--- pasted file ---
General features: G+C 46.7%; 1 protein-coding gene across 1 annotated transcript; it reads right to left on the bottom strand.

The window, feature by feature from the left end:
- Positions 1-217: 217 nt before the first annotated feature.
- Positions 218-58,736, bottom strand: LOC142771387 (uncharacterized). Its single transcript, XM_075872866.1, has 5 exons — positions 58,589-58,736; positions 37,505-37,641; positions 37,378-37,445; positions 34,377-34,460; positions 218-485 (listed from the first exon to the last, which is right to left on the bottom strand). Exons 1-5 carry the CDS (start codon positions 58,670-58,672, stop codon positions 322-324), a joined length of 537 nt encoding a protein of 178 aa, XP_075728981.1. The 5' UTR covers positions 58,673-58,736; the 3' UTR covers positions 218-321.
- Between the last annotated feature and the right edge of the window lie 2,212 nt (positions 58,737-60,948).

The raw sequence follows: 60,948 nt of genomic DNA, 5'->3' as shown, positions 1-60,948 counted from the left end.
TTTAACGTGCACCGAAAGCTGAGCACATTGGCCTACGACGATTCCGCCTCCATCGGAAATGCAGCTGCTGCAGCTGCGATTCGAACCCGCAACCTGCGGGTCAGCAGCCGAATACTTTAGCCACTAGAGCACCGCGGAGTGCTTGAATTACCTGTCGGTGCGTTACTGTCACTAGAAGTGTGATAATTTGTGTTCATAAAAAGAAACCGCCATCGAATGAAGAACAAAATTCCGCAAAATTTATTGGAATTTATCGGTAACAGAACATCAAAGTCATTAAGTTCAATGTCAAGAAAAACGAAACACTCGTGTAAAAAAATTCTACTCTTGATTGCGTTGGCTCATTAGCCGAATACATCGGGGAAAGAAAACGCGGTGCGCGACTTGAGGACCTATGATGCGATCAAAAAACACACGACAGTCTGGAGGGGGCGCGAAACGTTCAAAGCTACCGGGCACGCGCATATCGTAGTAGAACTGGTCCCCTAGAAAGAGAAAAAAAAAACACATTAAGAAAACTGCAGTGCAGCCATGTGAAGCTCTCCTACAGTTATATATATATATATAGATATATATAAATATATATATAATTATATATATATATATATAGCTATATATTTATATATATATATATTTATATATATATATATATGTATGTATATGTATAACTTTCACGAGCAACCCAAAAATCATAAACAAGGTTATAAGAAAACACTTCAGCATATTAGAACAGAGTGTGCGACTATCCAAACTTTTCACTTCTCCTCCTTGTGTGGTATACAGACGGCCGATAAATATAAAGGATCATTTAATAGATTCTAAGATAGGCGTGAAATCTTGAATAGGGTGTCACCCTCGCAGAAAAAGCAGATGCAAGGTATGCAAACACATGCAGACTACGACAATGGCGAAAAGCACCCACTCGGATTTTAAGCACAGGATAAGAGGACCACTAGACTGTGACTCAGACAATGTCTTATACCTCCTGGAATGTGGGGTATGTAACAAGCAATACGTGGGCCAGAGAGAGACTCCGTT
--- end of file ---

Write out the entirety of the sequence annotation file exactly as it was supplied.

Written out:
General features: G+C 46.7%; 1 protein-coding gene across 1 annotated transcript; it reads right to left on the bottom strand.

The window, feature by feature from the left end:
- Positions 1-217: 217 nt before the first annotated feature.
- Positions 218-58,736, bottom strand: LOC142771387 (uncharacterized). Its single transcript, XM_075872866.1, has 5 exons — positions 58,589-58,736; positions 37,505-37,641; positions 37,378-37,445; positions 34,377-34,460; positions 218-485 (listed from the first exon to the last, which is right to left on the bottom strand). Exons 1-5 carry the CDS (start codon positions 58,670-58,672, stop codon positions 322-324), a joined length of 537 nt encoding a protein of 178 aa, XP_075728981.1. The 5' UTR covers positions 58,673-58,736; the 3' UTR covers positions 218-321.
- Between the last annotated feature and the right edge of the window lie 2,212 nt (positions 58,737-60,948).

The raw sequence follows: 60,948 nt of genomic DNA, 5'->3' as shown, positions 1-60,948 counted from the left end.
TTTAACGTGCACCGAAAGCTGAGCACATTGGCCTACGACGATTCCGCCTCCATCGGAAATGCAGCTGCTGCAGCTGCGATTCGAACCCGCAACCTGCGGGTCAGCAGCCGAATACTTTAGCCACTAGAGCACCGCGGAGTGCTTGAATTACCTGTCGGTGCGTTACTGTCACTAGAAGTGTGATAATTTGTGTTCATAAAAAGAAACCGCCATCGAATGAAGAACAAAATTCCGCAAAATTTATTGGAATTTATCGGTAACAGAACATCAAAGTCATTAAGTTCAATGTCAAGAAAAACGAAACACTCGTGTAAAAAAATTCTACTCTTGATTGCGTTGGCTCATTAGCCGAATACATCGGGGAAAGAAAACGCGGTGCGCGACTTGAGGACCTATGATGCGATCAAAAAACACACGACAGTCTGGAGGGGGCGCGAAACGTTCAAAGCTACCGGGCACGCGCATATCGTAGTAGAACTGGTCCCCTAGAAAGAGAAAAAAAAAACACATTAAGAAAACTGCAGTGCAGCCATGTGAAGCTCTCCTACAGTTATATATATATATATAGATATATATAAATATATATATAATTATATATATATATATATAGCTATATATTTATATATATATATATTTATATATATATATATATGTATGTATATGTATAACTTTCACGAGCAACCCAAAAATCATAAACAAGGTTATAAGAAAACACTTCAGCATATTAGAACAGAGTGTGCGACTATCCAAACTTTTCACTTCTCCTCCTTGTGTGGTATACAGACGGCCGATAAATATAAAGGATCATTTAATAGATTCTAAGATAGGCGTGAAATCTTGAATAGGGTGTCACCCTCGCAGAAAAAGCAGATGCAAGGTATGCAAACACATGCAGACTACGACAATGGCGAAAAGCACCCACTCGGATTTTAAGCACAGGATAAGAGGACCACTAGACTGTGACTCAGACAATGTCTTATACCTCCTGGAATGTGGGGTATGTAACAAGCAATACGTGGGCCAGAGAGAGACTCCGTT